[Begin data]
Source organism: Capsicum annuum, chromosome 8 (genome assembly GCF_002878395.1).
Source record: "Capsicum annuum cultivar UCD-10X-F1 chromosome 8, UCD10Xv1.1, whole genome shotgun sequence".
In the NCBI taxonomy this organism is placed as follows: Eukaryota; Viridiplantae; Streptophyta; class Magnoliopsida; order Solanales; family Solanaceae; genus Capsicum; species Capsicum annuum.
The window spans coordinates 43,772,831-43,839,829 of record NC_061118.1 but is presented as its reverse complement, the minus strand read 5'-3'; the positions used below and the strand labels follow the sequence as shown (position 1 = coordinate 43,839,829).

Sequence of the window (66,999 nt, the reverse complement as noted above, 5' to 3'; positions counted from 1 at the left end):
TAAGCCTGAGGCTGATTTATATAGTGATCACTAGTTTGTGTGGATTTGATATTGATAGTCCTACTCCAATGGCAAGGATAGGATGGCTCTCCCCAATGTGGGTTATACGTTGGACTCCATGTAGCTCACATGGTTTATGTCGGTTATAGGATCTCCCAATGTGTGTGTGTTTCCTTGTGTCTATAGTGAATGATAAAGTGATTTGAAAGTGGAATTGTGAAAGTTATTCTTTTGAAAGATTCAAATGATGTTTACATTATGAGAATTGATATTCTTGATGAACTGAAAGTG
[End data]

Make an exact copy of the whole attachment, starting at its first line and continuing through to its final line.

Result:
Source organism: Capsicum annuum, chromosome 8 (genome assembly GCF_002878395.1).
Source record: "Capsicum annuum cultivar UCD-10X-F1 chromosome 8, UCD10Xv1.1, whole genome shotgun sequence".
In the NCBI taxonomy this organism is placed as follows: Eukaryota; Viridiplantae; Streptophyta; class Magnoliopsida; order Solanales; family Solanaceae; genus Capsicum; species Capsicum annuum.
The window spans coordinates 43,772,831-43,839,829 of record NC_061118.1 but is presented as its reverse complement, the minus strand read 5'-3'; the positions used below and the strand labels follow the sequence as shown (position 1 = coordinate 43,839,829).

Sequence of the window (66,999 nt, the reverse complement as noted above, 5' to 3'; positions counted from 1 at the left end):
TAAGCCTGAGGCTGATTTATATAGTGATCACTAGTTTGTGTGGATTTGATATTGATAGTCCTACTCCAATGGCAAGGATAGGATGGCTCTCCCCAATGTGGGTTATACGTTGGACTCCATGTAGCTCACATGGTTTATGTCGGTTATAGGATCTCCCAATGTGTGTGTGTTTCCTTGTGTCTATAGTGAATGATAAAGTGATTTGAAAGTGGAATTGTGAAAGTTATTCTTTTGAAAGATTCAAATGATGTTTACATTATGAGAATTGATATTCTTGATGAACTGAAAGTG